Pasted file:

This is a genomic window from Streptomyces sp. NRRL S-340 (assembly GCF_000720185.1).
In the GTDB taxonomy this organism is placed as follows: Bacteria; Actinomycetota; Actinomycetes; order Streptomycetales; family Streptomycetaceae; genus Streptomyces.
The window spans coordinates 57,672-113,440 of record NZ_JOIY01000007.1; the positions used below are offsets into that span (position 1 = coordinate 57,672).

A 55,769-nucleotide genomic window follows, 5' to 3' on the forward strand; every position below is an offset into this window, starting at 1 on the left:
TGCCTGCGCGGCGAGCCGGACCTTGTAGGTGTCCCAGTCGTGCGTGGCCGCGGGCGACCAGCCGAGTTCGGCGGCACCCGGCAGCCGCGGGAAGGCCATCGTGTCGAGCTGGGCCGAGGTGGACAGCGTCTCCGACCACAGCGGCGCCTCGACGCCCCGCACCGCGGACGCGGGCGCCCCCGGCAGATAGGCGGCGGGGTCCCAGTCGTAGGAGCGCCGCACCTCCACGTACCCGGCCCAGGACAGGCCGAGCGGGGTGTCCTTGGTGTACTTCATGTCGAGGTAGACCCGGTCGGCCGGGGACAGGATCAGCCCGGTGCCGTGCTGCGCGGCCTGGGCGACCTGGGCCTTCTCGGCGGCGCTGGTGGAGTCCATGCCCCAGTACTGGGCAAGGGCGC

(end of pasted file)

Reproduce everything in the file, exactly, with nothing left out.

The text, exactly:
This is a genomic window from Streptomyces sp. NRRL S-340 (assembly GCF_000720185.1).
In the GTDB taxonomy this organism is placed as follows: Bacteria; Actinomycetota; Actinomycetes; order Streptomycetales; family Streptomycetaceae; genus Streptomyces.
The window spans coordinates 57,672-113,440 of record NZ_JOIY01000007.1; the positions used below are offsets into that span (position 1 = coordinate 57,672).

A 55,769-nucleotide genomic window follows, 5' to 3' on the forward strand; every position below is an offset into this window, starting at 1 on the left:
TGCCTGCGCGGCGAGCCGGACCTTGTAGGTGTCCCAGTCGTGCGTGGCCGCGGGCGACCAGCCGAGTTCGGCGGCACCCGGCAGCCGCGGGAAGGCCATCGTGTCGAGCTGGGCCGAGGTGGACAGCGTCTCCGACCACAGCGGCGCCTCGACGCCCCGCACCGCGGACGCGGGCGCCCCCGGCAGATAGGCGGCGGGGTCCCAGTCGTAGGAGCGCCGCACCTCCACGTACCCGGCCCAGGACAGGCCGAGCGGGGTGTCCTTGGTGTACTTCATGTCGAGGTAGACCCGGTCGGCCGGGGACAGGATCAGCCCGGTGCCGTGCTGCGCGGCCTGGGCGACCTGGGCCTTCTCGGCGGCGCTGGTGGAGTCCATGCCCCAGTACTGGGCAAGGGCGC